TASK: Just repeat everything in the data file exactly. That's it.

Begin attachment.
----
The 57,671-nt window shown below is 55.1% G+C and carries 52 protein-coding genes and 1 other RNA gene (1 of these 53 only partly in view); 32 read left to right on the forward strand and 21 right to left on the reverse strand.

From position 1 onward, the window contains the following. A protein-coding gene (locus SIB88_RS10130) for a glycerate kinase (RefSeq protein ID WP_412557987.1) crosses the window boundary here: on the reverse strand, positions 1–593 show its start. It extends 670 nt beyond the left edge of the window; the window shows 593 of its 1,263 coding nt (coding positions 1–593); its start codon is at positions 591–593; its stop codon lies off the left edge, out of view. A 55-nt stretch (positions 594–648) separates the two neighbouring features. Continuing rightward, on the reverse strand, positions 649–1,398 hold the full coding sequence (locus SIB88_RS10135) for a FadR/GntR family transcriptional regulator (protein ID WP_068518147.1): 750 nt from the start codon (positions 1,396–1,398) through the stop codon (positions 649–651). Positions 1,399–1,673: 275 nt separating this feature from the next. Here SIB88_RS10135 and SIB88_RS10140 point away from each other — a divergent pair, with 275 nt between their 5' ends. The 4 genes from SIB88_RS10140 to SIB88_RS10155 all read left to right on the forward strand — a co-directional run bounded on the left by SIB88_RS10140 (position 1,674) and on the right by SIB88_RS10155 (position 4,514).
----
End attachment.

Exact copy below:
The 57,671-nt window shown below is 55.1% G+C and carries 52 protein-coding genes and 1 other RNA gene (1 of these 53 only partly in view); 32 read left to right on the forward strand and 21 right to left on the reverse strand.

From position 1 onward, the window contains the following. A protein-coding gene (locus SIB88_RS10130) for a glycerate kinase (RefSeq protein ID WP_412557987.1) crosses the window boundary here: on the reverse strand, positions 1–593 show its start. It extends 670 nt beyond the left edge of the window; the window shows 593 of its 1,263 coding nt (coding positions 1–593); its start codon is at positions 591–593; its stop codon lies off the left edge, out of view. A 55-nt stretch (positions 594–648) separates the two neighbouring features. Continuing rightward, on the reverse strand, positions 649–1,398 hold the full coding sequence (locus SIB88_RS10135) for a FadR/GntR family transcriptional regulator (protein ID WP_068518147.1): 750 nt from the start codon (positions 1,396–1,398) through the stop codon (positions 649–651). Positions 1,399–1,673: 275 nt separating this feature from the next. Here SIB88_RS10135 and SIB88_RS10140 point away from each other — a divergent pair, with 275 nt between their 5' ends. The 4 genes from SIB88_RS10140 to SIB88_RS10155 all read left to right on the forward strand — a co-directional run bounded on the left by SIB88_RS10140 (position 1,674) and on the right by SIB88_RS10155 (position 4,514).